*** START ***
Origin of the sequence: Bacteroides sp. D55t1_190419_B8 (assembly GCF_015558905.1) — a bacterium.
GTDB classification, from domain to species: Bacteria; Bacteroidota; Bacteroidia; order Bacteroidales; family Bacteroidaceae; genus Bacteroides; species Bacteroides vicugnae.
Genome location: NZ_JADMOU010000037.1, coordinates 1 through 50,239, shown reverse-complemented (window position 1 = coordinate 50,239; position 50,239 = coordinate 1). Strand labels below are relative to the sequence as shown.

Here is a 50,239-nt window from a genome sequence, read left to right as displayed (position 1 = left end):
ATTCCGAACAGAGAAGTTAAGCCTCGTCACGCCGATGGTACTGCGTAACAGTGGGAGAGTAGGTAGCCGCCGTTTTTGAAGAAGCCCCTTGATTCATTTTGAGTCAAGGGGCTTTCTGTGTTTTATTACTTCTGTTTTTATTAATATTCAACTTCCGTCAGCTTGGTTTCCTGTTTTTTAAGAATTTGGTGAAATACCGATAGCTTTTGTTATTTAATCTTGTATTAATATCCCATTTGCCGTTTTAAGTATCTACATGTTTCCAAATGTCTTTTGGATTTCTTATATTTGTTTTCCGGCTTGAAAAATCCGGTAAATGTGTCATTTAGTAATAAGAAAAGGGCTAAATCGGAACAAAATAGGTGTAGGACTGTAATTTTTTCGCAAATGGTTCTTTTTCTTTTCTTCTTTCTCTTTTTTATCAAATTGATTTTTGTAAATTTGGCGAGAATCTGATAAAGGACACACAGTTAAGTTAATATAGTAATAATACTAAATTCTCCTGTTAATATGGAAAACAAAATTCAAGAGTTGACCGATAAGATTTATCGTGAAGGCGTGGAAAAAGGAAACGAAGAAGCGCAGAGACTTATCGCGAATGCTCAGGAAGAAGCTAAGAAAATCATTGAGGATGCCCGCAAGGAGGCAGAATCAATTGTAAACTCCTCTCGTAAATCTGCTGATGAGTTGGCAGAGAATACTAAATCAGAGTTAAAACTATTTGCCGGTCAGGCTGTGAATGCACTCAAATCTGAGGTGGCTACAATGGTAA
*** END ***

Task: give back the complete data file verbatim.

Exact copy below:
Origin of the sequence: Bacteroides sp. D55t1_190419_B8 (assembly GCF_015558905.1) — a bacterium.
GTDB classification, from domain to species: Bacteria; Bacteroidota; Bacteroidia; order Bacteroidales; family Bacteroidaceae; genus Bacteroides; species Bacteroides vicugnae.
Genome location: NZ_JADMOU010000037.1, coordinates 1 through 50,239, shown reverse-complemented (window position 1 = coordinate 50,239; position 50,239 = coordinate 1). Strand labels below are relative to the sequence as shown.

Here is a 50,239-nt window from a genome sequence, read left to right as displayed (position 1 = left end):
ATTCCGAACAGAGAAGTTAAGCCTCGTCACGCCGATGGTACTGCGTAACAGTGGGAGAGTAGGTAGCCGCCGTTTTTGAAGAAGCCCCTTGATTCATTTTGAGTCAAGGGGCTTTCTGTGTTTTATTACTTCTGTTTTTATTAATATTCAACTTCCGTCAGCTTGGTTTCCTGTTTTTTAAGAATTTGGTGAAATACCGATAGCTTTTGTTATTTAATCTTGTATTAATATCCCATTTGCCGTTTTAAGTATCTACATGTTTCCAAATGTCTTTTGGATTTCTTATATTTGTTTTCCGGCTTGAAAAATCCGGTAAATGTGTCATTTAGTAATAAGAAAAGGGCTAAATCGGAACAAAATAGGTGTAGGACTGTAATTTTTTCGCAAATGGTTCTTTTTCTTTTCTTCTTTCTCTTTTTTATCAAATTGATTTTTGTAAATTTGGCGAGAATCTGATAAAGGACACACAGTTAAGTTAATATAGTAATAATACTAAATTCTCCTGTTAATATGGAAAACAAAATTCAAGAGTTGACCGATAAGATTTATCGTGAAGGCGTGGAAAAAGGAAACGAAGAAGCGCAGAGACTTATCGCGAATGCTCAGGAAGAAGCTAAGAAAATCATTGAGGATGCCCGCAAGGAGGCAGAATCAATTGTAAACTCCTCTCGTAAATCTGCTGATGAGTTGGCAGAGAATACTAAATCAGAGTTAAAACTATTTGCCGGTCAGGCTGTGAATGCACTCAAATCTGAGGTGGCTACAATGGTAA